Paving designed by Summit Engineering and built by Crestline Construction is complete and the parking lot now provides handicapped accessible parking, a Fixation Station for working on bicycles, and a tie-in to the trail.

The project’s crowning glory will be the addition of native plants. Planting will take place on October 8, during the PUD’s second annual Volunteer Day (see related story). The planting will include three or four ponderosa pine, native shrubbery, spreading plants, and grass. Humble Roots Nursery in Mosier provides native plants.

“I really think it is really going to pop,” Kurt says.

PUD Employees Plan Volunteer Day October 8

When Northern Wasco County PUD’s Volunteer Day returns on October 8 for its second year, employees will tackle three big projects.

Planting at the PUD’s new parking lot and trailhead on River Trail Way, waterproofing wood structures at Sorosis Park, and painting the exterior of Habitat for Humanity’s ReStore.

“There are fewer projects this year, but they’re bigger and I think they will have a higher impact than the stuff we did last year,” says Travis Hardy, Energy Management Specialist. He and Amy Augustus, Accounting Analyst, are coordinating the event.

At the trailhead, PUD volunteers will add 446 plants.

“It was quite the order process,” says Amy Augustus.

The PUD has invited people from Riverfront Trail, Inc., Northern Wasco County Parks & Recreation District, and Port of The Dalles to join in the planting party, but the main workforce for all of the projects will be PUD employees. All employees are participating in the day, including those from the main office, The Dalles Dam hydro plant, and the McNary Dam hydro plant. This annual event gives PUD employees the chance to work alongside people they might not usually work with.

For the second project, the PUD will be teaming with Parks and Recreation for structure preservation at Sorosis Park.

“All of the wood: The playground, benches, tables, all the structures, need to be water sealed,” Amy says. “Scott [Baker, Parks District Executive Director] doesn’t think we are going to be finished in a day, but we are determined.”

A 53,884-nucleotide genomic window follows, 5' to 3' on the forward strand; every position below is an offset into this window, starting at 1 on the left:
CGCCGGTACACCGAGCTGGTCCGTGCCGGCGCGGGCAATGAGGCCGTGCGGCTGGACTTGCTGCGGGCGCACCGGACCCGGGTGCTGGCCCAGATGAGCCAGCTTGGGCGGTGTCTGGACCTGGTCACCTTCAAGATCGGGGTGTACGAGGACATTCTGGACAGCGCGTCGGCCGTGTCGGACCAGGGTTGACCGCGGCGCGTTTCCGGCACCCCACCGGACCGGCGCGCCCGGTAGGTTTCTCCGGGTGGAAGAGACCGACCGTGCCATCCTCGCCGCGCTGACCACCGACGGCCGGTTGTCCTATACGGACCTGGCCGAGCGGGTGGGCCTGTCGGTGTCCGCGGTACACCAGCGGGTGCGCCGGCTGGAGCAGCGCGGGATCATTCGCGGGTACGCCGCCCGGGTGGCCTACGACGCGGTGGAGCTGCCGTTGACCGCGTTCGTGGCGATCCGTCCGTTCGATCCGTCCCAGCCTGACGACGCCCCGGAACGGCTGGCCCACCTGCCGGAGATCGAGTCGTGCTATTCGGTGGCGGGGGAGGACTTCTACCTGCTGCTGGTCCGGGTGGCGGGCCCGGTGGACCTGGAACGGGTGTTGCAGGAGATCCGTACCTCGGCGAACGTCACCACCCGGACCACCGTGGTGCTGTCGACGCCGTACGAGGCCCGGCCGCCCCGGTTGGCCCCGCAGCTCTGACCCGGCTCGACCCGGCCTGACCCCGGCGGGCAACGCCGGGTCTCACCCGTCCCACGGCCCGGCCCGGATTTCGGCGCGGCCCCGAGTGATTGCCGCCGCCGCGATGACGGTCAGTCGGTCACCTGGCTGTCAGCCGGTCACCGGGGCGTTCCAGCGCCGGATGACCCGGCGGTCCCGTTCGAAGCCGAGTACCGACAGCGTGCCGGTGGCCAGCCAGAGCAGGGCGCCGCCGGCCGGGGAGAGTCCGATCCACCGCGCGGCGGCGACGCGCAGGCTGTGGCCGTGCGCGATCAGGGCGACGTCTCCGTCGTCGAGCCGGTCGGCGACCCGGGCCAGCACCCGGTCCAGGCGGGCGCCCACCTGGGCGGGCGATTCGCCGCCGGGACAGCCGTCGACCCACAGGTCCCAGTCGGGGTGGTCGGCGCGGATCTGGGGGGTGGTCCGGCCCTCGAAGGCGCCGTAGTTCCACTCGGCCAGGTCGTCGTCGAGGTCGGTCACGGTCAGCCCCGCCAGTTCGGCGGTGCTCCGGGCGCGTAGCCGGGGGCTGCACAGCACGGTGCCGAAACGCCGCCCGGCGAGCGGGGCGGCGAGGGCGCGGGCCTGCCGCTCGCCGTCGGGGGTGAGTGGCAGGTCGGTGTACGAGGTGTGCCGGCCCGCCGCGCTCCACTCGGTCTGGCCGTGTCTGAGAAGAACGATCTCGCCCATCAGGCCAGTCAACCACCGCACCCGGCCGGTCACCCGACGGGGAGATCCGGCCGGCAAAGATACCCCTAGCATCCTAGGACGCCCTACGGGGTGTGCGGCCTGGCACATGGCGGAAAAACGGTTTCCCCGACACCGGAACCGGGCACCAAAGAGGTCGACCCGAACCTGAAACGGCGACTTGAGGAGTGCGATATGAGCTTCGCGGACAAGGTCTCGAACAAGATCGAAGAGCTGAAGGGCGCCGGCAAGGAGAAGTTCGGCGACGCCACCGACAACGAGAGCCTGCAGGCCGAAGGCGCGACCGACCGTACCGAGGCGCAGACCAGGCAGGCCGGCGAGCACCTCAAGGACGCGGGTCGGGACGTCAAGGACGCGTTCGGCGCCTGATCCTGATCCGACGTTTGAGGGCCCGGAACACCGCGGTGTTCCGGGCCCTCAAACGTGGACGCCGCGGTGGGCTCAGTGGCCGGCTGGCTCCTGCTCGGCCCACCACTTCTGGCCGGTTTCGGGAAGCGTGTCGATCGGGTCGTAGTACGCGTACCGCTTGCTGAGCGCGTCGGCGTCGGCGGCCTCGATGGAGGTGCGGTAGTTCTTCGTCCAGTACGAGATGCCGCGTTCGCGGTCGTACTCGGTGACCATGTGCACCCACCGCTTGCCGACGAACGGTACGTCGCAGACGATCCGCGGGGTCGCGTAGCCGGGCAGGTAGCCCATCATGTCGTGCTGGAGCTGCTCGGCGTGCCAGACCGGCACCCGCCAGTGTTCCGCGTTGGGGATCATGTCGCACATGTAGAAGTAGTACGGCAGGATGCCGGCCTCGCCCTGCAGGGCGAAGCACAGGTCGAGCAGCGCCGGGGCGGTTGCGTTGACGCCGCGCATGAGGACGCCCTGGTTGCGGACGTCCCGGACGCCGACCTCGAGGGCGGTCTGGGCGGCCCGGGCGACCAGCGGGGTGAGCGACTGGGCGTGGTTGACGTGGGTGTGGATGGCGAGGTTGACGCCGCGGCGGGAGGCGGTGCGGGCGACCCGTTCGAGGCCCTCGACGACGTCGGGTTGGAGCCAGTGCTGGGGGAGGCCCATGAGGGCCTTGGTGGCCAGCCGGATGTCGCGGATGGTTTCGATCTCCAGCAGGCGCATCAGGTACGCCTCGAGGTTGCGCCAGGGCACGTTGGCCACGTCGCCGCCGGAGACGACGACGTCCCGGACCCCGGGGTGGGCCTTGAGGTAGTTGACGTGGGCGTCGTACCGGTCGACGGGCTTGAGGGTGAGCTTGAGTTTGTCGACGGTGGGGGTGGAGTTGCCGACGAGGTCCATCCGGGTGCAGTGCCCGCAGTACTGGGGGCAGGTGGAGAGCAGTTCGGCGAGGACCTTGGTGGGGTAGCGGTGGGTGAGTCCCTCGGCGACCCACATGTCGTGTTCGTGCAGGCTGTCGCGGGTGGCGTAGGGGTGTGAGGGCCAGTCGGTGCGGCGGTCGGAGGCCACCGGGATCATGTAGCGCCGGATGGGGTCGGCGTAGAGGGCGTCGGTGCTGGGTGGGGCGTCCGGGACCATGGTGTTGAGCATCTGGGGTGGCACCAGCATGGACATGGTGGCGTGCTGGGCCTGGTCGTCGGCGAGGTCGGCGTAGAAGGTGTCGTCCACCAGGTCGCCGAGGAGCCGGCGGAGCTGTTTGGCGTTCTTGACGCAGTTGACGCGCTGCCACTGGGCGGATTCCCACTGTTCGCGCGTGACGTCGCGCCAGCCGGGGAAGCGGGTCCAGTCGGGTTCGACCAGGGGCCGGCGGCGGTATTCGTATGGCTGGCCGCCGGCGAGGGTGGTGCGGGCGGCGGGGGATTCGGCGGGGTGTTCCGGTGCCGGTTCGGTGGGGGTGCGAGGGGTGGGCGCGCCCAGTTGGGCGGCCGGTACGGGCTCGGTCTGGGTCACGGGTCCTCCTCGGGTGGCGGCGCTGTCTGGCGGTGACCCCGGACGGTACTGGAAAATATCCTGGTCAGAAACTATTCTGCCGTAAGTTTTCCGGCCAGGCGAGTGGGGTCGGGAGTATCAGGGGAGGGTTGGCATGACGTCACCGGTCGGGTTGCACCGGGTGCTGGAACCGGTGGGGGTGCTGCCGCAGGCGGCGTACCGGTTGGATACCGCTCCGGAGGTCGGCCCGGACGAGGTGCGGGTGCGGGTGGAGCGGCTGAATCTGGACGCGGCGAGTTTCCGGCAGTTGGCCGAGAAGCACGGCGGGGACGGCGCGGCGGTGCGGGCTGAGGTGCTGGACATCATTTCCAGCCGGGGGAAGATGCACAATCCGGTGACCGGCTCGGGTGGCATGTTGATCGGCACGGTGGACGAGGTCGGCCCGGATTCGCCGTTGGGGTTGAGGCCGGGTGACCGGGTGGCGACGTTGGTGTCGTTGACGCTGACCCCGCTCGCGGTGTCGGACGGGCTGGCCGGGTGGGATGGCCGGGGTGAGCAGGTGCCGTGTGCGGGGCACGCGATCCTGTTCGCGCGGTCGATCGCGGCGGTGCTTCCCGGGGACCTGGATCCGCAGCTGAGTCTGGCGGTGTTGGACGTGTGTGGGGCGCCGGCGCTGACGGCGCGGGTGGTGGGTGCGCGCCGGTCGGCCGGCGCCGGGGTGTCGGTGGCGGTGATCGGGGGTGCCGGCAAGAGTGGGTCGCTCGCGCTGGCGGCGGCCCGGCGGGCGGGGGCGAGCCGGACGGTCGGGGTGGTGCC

The PUD will have 20 people each at both the trailhead and the park.

Another dozen employees will work on painting the ReStore. They also helped the ReStore last year with major clean-up and reorganization.

“The ReStore touches so many different people in the community and they do so much that were are going to go ahead and help again this year,” Amy says.

Travis urges other organizations to put their names in for help during the 2019 Volunteer Day. They are looking for organizations that have a big impact on the community, and they don’t necessarily have to be nonprofits.

“We’re pretty open to a lot of ideas,” he says.

Volunteer Day started with a discussion between Travis and Amy about working at the Community Thanksgiving Dinner.

“The PUD got wind of what we were doing and said, ‘Let’s make this a company-wide thing,’” Travis adds.

They picked Columbus Day (October 8 this year) because many public agencies are closed so PUD customers assume the PUD is, too.

The event also coincides with Public Power Week, a national event that recognizes pubic power and its contribution to the community.